Philadelphia Eagles News

The Headbuster Makes Some Noise

To make an NFL team as a relatively unknown player, there are going to be obstacles to overcome. The first step in doing that is establishing what those obstacles are. For the big-hitting Joe Mays, the biggest is proving that a linebacker from a small school like Division I-FCS North Dakota State can play at this level.

The 5-11, 246-pound linebacker has a compact frame and delivers punishing tackles. People are always going to question one aspect of a player's game or another, so the rookie accepts that.

"I wouldn't say (being able to hit) is my biggest asset or that I am great at it, but I am working hard and getting better," Mays said. "I just let people say what they want to say and I'll let my play speak for itself."

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LB Joe Mays
From the time the Eagles drafted Mays in the sixth round, he has been impressive. He currently holds the number two spot on the depth chart behind Stewart Bradley at middle linebacker. Being in that position has given the 23-year-old confidence.

"It just shows that all my hard work and all my dedication that I put into this sport is working for me and the coaches believe in me," he said. "I'm going to keep on working and keep on doing everything that I've been doing."

During the first preseason game against the Steelers, Mays led the team with six tackles - five solo. What isn't noted is how Mays flipped Steelers wide receiver Limas Sweed on his head.

"It felt great out there. I felt comfortable," he said. "I am just looking forward to getting better and playing next week."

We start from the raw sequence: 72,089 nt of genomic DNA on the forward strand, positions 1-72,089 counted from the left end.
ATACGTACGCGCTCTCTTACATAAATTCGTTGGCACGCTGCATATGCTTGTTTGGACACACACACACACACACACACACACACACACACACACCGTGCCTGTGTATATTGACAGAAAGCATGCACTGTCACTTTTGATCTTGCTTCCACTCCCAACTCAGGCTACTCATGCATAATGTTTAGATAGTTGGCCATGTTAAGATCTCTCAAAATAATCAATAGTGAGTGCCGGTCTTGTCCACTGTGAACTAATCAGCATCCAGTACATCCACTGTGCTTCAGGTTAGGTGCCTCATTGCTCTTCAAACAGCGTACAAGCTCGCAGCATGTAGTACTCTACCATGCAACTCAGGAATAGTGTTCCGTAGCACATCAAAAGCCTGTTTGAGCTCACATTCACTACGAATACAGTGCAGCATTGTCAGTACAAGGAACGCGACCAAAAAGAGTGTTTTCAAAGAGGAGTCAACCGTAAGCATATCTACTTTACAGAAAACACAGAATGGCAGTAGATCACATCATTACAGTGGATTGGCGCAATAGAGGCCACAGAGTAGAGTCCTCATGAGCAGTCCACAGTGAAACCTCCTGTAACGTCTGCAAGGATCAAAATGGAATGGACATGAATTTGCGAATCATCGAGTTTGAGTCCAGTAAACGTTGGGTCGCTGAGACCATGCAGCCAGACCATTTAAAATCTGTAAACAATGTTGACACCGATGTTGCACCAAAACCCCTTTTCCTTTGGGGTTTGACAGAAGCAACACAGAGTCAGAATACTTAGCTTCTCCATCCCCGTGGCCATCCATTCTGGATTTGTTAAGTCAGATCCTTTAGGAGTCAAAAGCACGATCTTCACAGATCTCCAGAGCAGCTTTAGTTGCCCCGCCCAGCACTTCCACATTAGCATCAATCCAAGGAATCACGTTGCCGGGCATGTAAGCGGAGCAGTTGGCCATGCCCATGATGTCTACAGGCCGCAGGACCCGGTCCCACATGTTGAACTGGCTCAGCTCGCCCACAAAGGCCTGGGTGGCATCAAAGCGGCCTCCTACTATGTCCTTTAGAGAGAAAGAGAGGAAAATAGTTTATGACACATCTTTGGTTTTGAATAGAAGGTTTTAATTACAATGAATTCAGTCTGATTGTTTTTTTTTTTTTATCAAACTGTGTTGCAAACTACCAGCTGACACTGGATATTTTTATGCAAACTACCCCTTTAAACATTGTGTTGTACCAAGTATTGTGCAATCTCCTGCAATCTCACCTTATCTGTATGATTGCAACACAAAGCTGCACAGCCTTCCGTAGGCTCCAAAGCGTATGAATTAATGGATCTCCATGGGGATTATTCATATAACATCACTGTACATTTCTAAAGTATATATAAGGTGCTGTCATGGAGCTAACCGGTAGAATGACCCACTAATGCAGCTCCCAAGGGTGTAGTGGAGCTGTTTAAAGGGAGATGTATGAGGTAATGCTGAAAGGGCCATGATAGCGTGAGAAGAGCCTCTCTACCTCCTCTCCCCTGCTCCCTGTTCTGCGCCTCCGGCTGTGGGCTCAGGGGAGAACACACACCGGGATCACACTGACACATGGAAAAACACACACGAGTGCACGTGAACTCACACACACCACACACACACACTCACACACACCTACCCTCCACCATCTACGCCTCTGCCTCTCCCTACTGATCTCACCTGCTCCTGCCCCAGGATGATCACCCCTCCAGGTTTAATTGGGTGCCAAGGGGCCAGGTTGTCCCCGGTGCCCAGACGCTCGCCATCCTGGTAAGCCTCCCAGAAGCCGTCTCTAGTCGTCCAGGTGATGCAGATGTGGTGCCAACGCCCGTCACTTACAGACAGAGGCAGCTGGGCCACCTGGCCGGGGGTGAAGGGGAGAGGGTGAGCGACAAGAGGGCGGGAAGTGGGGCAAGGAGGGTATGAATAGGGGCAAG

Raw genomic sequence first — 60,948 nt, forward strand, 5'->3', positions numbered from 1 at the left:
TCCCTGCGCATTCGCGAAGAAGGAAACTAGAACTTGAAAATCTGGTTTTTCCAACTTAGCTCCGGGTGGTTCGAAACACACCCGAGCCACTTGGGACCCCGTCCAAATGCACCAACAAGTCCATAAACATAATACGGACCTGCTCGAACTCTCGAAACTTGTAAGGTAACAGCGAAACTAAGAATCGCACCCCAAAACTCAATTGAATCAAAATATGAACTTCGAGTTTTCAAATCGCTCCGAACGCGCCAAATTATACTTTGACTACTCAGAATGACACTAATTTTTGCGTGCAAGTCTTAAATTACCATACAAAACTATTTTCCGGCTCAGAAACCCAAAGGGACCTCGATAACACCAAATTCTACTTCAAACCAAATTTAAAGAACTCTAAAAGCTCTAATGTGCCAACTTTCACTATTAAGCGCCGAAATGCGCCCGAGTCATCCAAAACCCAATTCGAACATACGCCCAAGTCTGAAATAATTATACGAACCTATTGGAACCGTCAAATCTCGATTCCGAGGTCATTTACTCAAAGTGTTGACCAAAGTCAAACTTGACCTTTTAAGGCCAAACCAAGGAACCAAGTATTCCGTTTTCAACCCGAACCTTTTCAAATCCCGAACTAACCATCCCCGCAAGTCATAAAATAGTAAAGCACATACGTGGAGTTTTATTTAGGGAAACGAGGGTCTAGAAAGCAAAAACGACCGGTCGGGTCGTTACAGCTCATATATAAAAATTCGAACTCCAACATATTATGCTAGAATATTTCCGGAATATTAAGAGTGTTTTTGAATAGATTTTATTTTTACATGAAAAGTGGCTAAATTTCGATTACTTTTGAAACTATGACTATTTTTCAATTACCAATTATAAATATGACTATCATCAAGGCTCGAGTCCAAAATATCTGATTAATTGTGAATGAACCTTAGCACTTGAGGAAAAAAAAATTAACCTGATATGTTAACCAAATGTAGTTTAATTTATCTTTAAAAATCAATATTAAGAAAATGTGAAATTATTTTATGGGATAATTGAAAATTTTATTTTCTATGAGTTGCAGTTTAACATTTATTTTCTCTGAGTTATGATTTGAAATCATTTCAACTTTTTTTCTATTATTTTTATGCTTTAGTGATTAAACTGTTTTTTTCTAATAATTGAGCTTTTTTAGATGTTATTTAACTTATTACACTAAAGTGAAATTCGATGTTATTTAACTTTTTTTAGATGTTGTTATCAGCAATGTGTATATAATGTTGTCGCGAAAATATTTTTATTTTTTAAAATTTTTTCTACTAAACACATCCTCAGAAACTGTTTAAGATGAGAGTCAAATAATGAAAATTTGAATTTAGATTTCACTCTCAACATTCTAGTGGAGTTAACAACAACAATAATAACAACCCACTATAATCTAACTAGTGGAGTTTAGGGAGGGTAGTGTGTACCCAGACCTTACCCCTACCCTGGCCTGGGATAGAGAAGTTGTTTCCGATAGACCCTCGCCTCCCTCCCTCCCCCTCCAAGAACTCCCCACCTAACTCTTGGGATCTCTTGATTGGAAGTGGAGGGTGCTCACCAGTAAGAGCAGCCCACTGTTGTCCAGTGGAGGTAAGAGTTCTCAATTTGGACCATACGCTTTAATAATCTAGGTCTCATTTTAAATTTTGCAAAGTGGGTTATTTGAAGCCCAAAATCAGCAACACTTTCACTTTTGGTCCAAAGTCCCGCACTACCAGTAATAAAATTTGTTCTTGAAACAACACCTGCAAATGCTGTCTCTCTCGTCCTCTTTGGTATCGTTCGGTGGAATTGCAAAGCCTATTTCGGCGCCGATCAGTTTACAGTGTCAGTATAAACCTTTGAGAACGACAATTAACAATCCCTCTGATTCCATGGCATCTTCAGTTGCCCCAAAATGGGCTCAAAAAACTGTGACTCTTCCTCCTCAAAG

During the hit on Sweed, Mays said he didn't know the ball was coming. He was just making sure Sweed did not get the ball. All he saw was the receiver in the air so he hit him in the knees and he ended up on his head.

"It was a win for me," Mays said. "I guess you can take it as an 'L' for him."

It is not all about "Headbusting" for Mays though.

"If I get a big hit, I get a big hit. But more importantly I'm just trying to make plays," the man nicknamed the Headbuster said.

On the Eagles' current 80-man roster, 13 players are from Non-Division I-BCS schools. As a member of that group, Mays wants to prove the name of the school is irrelevant.

"So many people make so much of players coming from small schools," said Mays. "It's not that big of a deal. Guys coming from D-III schools can come out here and play ball. Again, I just let them say what they are going to say and I know what I can do out there on the field. I am just out there to show it week in and week out."

Mays doesn't think most of people know what school he went to, but he doesn't care. He has to take care of business and make a football team first.

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